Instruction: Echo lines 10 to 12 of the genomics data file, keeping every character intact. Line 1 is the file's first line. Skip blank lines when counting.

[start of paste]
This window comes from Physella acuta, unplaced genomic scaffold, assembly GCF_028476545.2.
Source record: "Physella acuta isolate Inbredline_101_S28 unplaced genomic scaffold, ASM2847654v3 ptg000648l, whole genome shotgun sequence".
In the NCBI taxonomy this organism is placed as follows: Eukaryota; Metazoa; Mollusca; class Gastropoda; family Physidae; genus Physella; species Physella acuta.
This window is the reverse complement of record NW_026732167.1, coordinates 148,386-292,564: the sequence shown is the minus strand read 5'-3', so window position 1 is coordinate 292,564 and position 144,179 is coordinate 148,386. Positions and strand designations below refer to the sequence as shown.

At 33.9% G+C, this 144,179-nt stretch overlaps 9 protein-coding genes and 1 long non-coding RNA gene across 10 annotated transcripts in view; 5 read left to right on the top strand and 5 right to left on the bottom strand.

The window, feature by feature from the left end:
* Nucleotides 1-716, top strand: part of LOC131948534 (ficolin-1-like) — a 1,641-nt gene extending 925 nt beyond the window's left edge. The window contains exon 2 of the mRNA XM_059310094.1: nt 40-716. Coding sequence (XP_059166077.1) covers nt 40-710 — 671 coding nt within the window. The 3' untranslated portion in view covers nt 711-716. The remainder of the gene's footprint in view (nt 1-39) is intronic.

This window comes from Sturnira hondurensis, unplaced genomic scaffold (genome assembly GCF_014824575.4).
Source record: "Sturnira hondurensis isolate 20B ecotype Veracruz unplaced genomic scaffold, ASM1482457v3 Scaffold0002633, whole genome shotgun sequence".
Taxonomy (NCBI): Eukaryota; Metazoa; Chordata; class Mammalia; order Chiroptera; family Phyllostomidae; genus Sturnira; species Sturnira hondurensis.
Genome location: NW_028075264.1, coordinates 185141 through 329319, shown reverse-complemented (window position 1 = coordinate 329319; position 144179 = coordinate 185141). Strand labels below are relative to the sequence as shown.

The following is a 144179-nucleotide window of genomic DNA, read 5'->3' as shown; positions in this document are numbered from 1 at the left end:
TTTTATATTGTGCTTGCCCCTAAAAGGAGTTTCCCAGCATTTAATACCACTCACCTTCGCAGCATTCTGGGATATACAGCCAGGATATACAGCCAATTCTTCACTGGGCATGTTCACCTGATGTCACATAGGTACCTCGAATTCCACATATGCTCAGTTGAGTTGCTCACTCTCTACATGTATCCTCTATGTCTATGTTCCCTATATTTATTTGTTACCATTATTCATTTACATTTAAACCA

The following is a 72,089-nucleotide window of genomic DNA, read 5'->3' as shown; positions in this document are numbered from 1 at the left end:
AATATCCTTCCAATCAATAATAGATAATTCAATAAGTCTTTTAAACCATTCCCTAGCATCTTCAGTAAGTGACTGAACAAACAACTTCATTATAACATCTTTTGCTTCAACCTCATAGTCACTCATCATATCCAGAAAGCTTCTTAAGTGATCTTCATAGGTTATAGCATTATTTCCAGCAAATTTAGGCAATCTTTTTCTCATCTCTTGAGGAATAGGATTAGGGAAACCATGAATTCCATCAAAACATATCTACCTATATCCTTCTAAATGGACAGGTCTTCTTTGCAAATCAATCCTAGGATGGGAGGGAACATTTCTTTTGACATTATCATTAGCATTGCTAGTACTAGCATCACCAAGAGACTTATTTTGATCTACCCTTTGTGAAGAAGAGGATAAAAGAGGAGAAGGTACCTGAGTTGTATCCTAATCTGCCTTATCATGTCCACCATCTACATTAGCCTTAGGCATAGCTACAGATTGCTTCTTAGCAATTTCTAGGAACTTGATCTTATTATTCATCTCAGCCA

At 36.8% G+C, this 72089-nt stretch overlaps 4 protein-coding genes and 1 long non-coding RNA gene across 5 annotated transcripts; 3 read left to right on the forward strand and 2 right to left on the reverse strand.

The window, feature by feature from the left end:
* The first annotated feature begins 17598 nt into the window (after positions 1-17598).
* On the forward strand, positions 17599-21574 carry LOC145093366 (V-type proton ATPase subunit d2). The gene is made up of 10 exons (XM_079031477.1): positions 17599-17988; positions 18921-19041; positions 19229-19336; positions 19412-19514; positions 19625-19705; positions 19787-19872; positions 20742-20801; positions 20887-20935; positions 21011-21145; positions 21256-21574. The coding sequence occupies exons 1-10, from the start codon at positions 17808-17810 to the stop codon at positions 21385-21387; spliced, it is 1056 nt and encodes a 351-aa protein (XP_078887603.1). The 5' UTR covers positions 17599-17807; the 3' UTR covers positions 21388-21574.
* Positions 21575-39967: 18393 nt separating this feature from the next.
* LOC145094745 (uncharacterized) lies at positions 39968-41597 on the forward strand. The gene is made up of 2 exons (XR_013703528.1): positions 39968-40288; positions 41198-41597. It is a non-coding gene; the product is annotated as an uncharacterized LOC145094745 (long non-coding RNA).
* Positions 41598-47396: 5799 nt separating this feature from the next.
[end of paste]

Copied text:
Taxonomy (NCBI): Eukaryota; Metazoa; Chordata; class Mammalia; order Chiroptera; family Phyllostomidae; genus Sturnira; species Sturnira hondurensis.
Genome location: NW_028075264.1, coordinates 185141 through 329319, shown reverse-complemented (window position 1 = coordinate 329319; position 144179 = coordinate 185141). Strand labels below are relative to the sequence as shown.

The following is a 144179-nucleotide window of genomic DNA, read 5'->3' as shown; positions in this document are numbered from 1 at the left end: